The discharge, he said, took almost seven months, months longer than the typical four-week discharge process under Don’t Ask, Don’t Tell, because he was bisexual and had a girlfriend.
“It was obvious to all involved that I wasn’t actually gay,” he said. “It was somewhat difficult for them to figure out.”
Adding to his frustration, he said, is the fact that today he knows that the way he was discharged was illegal under DADT, because the first step was his commanding officer asking him, after overhearing a remark, if he was gay.
“It was the way it was, the normal course of action. The cost of doing business,” he said of hiding his sexuality during his time in the Coast Guard. “I had to have short hair. I couldn’t tell people I was bisexual. Same thing.”
Masters joined the Navy at 17, angry about 9/11 and wanting to serve. His grandfather and great-grandfather served in the military, making it also a family tradition that he wanted to be part of. Trained as a medical corpsman, then sent to Camp Lejeune, Masters was attached to a Marine Corps battalion.
In March 2005 he deployed to Iraq with that battalion.
Masters’ inquiry was carried out, and wheels were set in motion to dishonorably discharge him.
The military gave up only at the last minute. Masters and advocates from the Service Members’ Legal Defense Fund protested the fact that when the inquiry was convened, a member of the panel had asked, over and over, questions obviously intended to elicit a response from masters about his sexuality.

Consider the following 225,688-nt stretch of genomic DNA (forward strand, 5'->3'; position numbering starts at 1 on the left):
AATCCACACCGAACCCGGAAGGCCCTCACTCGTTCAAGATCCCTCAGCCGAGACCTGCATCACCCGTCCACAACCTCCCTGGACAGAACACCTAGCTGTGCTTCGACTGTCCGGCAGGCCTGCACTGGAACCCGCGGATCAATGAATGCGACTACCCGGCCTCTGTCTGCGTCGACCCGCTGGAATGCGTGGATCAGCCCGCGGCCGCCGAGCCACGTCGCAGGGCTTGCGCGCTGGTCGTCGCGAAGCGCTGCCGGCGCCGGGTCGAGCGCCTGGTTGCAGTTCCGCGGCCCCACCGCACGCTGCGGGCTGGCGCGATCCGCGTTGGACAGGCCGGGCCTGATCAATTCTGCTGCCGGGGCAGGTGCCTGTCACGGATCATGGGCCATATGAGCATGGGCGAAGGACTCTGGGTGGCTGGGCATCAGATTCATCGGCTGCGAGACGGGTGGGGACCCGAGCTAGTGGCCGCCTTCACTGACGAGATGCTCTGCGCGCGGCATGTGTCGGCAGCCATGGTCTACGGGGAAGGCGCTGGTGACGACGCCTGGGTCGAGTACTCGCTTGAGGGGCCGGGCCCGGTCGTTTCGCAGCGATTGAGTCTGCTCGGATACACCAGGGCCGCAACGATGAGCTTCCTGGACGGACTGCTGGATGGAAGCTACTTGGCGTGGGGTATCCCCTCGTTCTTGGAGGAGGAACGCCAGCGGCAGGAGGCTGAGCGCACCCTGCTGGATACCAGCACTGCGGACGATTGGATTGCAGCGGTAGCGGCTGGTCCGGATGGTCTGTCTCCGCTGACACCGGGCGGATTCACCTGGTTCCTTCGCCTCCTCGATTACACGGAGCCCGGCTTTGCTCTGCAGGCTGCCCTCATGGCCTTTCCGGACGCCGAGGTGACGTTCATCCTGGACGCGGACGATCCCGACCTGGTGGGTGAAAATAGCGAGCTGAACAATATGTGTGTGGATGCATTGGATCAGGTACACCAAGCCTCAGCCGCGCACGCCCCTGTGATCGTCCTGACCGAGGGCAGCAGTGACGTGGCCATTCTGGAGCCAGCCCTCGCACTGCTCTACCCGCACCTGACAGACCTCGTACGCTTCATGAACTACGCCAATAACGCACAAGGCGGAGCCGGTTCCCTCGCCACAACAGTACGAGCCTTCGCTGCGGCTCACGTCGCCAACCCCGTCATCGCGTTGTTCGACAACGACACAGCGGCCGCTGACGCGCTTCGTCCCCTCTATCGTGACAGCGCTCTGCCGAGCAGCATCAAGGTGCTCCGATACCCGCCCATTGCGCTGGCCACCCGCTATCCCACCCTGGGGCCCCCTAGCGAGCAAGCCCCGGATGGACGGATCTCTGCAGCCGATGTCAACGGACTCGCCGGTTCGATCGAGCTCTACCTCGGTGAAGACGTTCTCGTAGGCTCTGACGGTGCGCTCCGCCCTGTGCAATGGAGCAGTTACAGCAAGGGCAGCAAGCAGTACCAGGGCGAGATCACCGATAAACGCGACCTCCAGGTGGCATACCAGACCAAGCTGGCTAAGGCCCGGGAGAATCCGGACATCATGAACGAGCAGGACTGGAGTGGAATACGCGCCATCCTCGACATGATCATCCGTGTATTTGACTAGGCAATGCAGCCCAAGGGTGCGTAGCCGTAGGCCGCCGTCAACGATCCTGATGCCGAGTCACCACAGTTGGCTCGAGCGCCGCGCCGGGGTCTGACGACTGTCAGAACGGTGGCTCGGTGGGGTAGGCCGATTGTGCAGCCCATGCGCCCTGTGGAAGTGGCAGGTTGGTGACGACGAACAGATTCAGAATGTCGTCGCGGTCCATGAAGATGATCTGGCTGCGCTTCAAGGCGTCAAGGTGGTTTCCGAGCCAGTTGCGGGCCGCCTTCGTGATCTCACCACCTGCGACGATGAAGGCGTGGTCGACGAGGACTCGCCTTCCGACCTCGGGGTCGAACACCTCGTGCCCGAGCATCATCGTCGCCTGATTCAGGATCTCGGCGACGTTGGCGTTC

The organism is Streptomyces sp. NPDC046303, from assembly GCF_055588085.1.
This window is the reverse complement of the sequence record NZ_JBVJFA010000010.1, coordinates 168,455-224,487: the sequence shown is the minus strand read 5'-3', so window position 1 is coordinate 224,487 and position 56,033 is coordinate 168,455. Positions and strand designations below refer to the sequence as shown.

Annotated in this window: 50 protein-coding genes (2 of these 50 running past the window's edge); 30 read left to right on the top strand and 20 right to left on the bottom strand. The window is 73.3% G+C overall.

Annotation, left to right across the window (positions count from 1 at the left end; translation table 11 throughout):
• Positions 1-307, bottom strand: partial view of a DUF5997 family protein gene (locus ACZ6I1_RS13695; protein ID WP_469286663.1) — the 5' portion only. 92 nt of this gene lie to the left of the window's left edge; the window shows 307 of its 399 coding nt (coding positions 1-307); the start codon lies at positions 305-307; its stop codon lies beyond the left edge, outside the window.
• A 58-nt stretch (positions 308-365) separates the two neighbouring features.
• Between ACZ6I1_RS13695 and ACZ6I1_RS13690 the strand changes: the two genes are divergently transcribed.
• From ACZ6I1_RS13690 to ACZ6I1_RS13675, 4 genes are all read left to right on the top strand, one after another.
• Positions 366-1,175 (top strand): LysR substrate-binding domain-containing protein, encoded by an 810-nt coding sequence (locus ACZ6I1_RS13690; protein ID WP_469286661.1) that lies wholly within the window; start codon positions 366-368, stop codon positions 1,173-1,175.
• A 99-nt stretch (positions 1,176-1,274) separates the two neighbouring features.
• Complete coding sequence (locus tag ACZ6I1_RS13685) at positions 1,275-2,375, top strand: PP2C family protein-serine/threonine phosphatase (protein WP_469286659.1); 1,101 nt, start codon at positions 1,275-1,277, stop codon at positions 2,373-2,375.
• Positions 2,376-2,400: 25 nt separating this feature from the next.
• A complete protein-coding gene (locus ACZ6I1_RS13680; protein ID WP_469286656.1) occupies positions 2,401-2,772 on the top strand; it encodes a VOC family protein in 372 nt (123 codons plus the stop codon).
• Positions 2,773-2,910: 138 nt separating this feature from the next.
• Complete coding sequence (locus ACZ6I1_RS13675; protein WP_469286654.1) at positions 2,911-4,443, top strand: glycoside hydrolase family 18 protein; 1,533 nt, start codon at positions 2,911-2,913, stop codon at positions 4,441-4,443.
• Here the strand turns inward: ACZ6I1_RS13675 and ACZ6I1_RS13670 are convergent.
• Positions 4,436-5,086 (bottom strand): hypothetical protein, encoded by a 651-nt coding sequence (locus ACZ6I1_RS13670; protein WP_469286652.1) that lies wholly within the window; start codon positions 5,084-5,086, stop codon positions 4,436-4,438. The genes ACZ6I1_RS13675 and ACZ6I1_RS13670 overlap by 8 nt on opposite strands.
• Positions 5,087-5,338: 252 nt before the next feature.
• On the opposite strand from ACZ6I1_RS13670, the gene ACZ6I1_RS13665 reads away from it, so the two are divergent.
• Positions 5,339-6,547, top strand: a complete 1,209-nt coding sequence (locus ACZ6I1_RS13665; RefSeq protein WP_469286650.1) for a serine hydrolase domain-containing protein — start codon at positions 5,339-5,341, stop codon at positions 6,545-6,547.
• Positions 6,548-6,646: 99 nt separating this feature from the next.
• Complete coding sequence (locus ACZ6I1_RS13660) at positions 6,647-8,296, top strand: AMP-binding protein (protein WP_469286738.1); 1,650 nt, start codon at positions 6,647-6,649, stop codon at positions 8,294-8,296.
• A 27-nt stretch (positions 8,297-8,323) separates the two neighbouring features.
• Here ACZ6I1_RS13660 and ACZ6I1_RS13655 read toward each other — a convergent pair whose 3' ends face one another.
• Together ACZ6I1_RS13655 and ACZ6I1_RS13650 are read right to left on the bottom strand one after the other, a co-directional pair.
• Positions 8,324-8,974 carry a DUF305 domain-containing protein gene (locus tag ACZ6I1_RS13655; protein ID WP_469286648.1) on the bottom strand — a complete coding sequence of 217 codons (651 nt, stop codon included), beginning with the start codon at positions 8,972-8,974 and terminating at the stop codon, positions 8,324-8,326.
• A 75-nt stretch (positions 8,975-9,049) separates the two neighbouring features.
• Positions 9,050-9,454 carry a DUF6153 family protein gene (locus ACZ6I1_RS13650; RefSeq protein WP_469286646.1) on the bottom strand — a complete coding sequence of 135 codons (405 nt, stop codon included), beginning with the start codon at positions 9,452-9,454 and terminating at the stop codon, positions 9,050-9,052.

In the beginning, Masters wanted to stay in the military, and planned for a career in the Navy. Eventually, though, Masters took to carrying a letter in his wallet, so that he would have it ready to turn in just in case the stress of hiding became too much.
“It sucked every day. I would get letters from my partner every day, and he couldn’t put his name on them,” said Masters. “He talked about he missed me and how he loved me, but gender pronouns couldn’t be used. And that was life for us.”
One Kitsap resident who is an active duty senior chief in the Navy, agreed to speak anonymously about his experiences. Even though the policy is being lifted, he said, it’s still technically in effect, and while he said he didn’t think it could be extended, he said he still worries that homosexuality carries a stigma in the Navy workplace.
During his 13-year career, he has hidden his sexuality from fellow service members.
Although he identified as gay when he joined the military, he decided that covering up his personal life was something he could deal with.
Having participated in ROTC during high school, he said he felt he knew what to expect.
“I chose it. I knew when I raised my right hand to take the oath that I was choosing to live that life.”
After so many years in the closet at work, he said it’s hard to know whether or not it has had a permanent effect.
“I’ve suppressed it for so many years that it’s hard to say,” he said. “I have concerns with the professionalism. If I tell one person on the boat it’s going to go throughout the boat. I’m not naïve, some people are going to have a problem with it.”